Middlesbrough: Just Another Brick in the Red Wall?
“Nothing they do in London makes any difference to what happens in the Boro.”
The 2019 general election result appeared to confirm a long term trend: the red wall is now crumbling. Middlesbrough still returned a Labour Member of Parliament, Andy Macdonald, but by a far smaller margin than in elections held in previous decades. Some of Middlesbrough’s voters shifted allegiance to the Conservative Party but many simply did not bother heading to the polls at all. The ‘None Of The Above’ candidate won by a landslide.
This essay explores the views and experiences of these non-voters through interviews carried out in one ward of the town in March 2020.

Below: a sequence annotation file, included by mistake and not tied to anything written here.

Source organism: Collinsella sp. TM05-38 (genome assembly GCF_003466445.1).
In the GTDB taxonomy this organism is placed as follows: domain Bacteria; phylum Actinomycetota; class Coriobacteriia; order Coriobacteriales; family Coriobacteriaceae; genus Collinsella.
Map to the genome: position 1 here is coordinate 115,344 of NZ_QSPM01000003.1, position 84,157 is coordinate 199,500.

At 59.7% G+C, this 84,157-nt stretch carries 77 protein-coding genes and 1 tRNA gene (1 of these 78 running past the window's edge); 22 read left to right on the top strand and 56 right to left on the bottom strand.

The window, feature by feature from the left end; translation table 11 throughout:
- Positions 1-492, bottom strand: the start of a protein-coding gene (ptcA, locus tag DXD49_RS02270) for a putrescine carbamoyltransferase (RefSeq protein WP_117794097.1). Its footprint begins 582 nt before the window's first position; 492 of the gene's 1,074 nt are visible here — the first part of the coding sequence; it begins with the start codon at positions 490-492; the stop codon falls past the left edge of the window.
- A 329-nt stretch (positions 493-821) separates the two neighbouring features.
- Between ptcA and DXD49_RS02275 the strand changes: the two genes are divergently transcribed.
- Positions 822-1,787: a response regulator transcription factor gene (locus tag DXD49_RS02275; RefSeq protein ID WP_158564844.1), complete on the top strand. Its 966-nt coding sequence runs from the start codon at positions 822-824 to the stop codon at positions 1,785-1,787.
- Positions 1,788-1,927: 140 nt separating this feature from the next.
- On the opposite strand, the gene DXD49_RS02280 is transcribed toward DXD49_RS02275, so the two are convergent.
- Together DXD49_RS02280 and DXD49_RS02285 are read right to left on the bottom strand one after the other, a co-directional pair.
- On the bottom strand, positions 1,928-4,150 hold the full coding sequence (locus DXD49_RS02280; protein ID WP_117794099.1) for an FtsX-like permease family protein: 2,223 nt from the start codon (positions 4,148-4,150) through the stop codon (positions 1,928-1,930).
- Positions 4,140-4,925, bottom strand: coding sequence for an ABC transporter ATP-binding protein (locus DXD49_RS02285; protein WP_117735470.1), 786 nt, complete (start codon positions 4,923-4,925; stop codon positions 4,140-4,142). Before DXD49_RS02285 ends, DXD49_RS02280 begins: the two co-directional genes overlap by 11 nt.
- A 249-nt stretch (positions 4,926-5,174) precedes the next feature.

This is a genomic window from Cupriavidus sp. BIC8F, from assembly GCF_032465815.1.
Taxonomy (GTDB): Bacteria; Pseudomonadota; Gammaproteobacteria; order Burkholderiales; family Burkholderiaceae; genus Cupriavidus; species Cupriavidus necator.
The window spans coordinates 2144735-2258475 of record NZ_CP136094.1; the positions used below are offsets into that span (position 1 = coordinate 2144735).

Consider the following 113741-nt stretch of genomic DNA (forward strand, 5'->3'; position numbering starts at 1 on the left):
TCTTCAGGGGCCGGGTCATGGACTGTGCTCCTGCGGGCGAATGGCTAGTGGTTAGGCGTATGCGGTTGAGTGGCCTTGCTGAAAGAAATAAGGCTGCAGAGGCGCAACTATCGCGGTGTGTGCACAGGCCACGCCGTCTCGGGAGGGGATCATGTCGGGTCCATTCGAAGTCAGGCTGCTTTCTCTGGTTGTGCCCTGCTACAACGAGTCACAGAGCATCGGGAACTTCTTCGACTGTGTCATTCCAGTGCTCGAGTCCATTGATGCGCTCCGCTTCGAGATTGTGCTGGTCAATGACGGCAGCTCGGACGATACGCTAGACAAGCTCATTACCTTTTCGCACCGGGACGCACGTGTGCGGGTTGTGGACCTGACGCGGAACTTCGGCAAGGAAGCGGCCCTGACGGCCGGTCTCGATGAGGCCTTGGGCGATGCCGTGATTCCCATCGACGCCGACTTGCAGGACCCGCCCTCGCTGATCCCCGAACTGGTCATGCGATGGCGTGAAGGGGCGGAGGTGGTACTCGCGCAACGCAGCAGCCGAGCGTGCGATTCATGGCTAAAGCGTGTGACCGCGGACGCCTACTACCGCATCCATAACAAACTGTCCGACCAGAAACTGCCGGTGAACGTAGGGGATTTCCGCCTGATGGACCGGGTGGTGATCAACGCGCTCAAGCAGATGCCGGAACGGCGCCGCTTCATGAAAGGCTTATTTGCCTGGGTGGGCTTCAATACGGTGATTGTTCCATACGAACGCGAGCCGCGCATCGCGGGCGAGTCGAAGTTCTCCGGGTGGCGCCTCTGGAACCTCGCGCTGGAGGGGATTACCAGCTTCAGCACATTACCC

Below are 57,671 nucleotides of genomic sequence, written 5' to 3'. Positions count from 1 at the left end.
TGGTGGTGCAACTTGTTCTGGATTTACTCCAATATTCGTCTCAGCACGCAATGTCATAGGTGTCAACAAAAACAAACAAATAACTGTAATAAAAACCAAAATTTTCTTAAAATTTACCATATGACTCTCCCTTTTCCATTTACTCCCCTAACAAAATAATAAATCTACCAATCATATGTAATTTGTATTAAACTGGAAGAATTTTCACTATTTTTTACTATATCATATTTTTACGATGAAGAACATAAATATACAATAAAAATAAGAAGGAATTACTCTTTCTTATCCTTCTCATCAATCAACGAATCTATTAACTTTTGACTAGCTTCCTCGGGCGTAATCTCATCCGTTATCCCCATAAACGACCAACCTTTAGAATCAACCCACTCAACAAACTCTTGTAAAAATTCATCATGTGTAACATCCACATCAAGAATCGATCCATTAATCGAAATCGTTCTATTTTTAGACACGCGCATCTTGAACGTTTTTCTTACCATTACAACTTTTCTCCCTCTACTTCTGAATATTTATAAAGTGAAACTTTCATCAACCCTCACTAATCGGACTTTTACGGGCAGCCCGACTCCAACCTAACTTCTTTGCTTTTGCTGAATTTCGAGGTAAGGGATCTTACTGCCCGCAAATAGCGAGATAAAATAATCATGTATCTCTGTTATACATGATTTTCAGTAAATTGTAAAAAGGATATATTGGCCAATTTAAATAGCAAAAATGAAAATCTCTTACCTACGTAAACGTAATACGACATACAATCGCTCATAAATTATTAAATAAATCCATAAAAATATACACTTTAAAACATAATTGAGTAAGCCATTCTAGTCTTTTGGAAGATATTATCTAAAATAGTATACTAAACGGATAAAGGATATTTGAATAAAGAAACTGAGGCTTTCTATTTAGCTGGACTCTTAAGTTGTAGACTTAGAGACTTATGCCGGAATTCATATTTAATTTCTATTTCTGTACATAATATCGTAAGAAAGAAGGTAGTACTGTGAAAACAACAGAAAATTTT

Prior to the coronavirus epidemic, there was a national focus on how the economy of the north in general and the Tees Valley region in particular could be developed. Such
discussions have taken place for almost a century, although only occasionally with positive impact on the ground. However, the need to invest in the region seemed to become more urgent when securing the votes of recent Conservative converts was at stake.
Post-Covid, there is likely to be an even greater need to get the economy of the region back on track. The risk is that in the clamour of competing priorities, the voices of
Middlesbrough’s residents are overlooked. History shows that the most successful attempts at economic regeneration in the town have drawn upon local knowledge rather than distant interests. Restoring faith in democracy, and allowing the residents of Middlesbrough greater control over their destiny, is integral to achieving this aim.